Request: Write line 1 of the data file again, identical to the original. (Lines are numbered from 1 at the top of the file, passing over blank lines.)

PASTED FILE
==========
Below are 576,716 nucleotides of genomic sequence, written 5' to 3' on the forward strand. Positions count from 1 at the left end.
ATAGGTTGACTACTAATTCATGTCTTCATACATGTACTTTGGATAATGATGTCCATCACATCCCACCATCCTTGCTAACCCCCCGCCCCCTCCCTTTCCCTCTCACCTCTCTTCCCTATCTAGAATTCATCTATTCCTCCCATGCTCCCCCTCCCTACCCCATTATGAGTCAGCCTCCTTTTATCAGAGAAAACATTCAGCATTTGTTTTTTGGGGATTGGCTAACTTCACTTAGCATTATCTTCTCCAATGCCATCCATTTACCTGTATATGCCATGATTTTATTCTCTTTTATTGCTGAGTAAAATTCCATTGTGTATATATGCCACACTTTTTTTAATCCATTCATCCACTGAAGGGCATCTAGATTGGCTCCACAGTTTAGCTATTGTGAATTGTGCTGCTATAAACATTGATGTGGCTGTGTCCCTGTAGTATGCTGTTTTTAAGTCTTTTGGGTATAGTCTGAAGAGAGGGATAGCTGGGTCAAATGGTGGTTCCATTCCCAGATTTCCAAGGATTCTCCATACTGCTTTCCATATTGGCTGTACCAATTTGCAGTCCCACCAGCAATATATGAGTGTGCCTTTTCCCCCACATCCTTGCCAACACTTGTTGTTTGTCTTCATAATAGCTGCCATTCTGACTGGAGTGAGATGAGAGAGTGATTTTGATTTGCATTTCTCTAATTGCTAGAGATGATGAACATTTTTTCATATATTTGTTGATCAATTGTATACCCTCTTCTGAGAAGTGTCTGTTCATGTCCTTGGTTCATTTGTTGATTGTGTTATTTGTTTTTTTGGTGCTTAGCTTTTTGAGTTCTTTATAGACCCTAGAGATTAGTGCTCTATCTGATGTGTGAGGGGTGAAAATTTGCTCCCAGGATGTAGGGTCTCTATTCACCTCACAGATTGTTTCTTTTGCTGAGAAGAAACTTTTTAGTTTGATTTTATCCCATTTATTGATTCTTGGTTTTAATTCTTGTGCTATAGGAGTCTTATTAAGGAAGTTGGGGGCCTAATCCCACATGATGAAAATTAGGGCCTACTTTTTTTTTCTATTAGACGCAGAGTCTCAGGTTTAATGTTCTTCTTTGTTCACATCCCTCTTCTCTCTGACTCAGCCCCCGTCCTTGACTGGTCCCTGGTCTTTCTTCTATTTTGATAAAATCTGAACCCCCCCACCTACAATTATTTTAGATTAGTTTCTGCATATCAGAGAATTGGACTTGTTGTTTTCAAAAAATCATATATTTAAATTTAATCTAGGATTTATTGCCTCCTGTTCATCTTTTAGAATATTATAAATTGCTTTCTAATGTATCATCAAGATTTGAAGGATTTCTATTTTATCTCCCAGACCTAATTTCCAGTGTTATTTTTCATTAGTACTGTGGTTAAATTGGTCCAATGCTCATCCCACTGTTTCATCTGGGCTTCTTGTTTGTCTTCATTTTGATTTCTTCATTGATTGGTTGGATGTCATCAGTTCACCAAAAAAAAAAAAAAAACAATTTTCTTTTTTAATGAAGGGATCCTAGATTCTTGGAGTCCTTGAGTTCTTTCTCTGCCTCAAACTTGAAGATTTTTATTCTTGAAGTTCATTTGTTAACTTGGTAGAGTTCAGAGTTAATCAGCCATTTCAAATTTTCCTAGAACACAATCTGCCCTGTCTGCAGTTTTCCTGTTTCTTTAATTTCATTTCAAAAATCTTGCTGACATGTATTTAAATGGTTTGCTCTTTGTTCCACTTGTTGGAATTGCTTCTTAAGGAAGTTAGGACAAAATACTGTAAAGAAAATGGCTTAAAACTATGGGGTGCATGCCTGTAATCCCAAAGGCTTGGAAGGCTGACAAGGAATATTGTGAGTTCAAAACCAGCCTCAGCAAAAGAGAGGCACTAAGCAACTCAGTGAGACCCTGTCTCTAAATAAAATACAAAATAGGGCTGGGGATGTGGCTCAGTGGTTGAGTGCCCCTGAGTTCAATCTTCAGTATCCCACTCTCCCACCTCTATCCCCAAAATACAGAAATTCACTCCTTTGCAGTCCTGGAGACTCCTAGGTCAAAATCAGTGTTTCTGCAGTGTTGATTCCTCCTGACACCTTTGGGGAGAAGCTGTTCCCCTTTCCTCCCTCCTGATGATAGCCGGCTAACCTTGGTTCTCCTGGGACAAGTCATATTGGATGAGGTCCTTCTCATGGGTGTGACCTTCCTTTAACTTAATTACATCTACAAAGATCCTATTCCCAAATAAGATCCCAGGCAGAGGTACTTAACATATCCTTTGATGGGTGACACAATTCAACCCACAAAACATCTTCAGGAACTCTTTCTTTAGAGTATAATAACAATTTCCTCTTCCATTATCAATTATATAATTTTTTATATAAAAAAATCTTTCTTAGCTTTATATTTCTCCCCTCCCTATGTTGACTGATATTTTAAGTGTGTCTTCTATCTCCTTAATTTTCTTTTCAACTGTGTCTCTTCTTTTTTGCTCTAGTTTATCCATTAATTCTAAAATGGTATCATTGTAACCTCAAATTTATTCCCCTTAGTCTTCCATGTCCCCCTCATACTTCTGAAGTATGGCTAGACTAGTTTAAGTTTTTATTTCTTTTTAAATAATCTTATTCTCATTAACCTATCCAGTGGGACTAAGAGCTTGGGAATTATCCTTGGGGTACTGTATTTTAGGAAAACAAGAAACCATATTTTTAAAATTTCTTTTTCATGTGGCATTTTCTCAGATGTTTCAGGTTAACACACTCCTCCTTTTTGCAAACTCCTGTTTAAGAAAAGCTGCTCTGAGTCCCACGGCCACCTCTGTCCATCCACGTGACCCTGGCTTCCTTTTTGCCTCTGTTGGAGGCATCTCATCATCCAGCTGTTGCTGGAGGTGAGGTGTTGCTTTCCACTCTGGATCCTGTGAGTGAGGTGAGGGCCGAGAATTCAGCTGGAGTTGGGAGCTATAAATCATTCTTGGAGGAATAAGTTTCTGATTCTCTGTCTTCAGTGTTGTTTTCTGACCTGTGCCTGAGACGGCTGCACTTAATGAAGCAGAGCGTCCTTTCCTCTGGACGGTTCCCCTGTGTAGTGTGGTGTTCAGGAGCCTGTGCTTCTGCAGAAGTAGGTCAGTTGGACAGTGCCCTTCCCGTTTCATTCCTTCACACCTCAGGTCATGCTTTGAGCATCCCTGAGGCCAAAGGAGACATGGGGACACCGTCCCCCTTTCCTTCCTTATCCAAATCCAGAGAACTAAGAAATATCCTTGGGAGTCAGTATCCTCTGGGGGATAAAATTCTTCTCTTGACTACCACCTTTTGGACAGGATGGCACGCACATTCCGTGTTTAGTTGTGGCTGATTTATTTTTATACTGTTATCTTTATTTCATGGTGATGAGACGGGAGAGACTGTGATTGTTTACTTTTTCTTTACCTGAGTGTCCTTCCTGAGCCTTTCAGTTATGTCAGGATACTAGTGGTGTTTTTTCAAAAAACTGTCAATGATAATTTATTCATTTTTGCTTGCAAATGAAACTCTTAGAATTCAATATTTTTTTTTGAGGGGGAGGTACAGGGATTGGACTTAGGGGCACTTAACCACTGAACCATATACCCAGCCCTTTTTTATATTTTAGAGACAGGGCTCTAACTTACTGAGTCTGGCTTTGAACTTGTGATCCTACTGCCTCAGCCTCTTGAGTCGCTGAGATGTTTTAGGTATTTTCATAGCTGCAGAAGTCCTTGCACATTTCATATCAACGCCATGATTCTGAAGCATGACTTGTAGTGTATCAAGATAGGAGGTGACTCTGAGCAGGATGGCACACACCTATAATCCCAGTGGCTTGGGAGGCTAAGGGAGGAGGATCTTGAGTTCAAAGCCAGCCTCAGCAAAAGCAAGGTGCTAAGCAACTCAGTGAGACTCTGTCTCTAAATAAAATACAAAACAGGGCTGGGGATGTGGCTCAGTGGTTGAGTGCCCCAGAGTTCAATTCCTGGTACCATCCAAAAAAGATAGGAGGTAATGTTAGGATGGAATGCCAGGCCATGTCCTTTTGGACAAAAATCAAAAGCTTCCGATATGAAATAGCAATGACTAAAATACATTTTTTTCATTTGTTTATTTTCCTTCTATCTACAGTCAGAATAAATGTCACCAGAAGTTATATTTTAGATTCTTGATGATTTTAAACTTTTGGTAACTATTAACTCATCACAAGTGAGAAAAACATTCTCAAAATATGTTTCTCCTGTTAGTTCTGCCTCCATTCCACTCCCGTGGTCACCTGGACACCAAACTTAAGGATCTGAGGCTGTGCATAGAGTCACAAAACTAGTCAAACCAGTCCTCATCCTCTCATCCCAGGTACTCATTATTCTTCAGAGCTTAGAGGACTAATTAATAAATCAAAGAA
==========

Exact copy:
Below are 576,716 nucleotides of genomic sequence, written 5' to 3' on the forward strand. Positions count from 1 at the left end.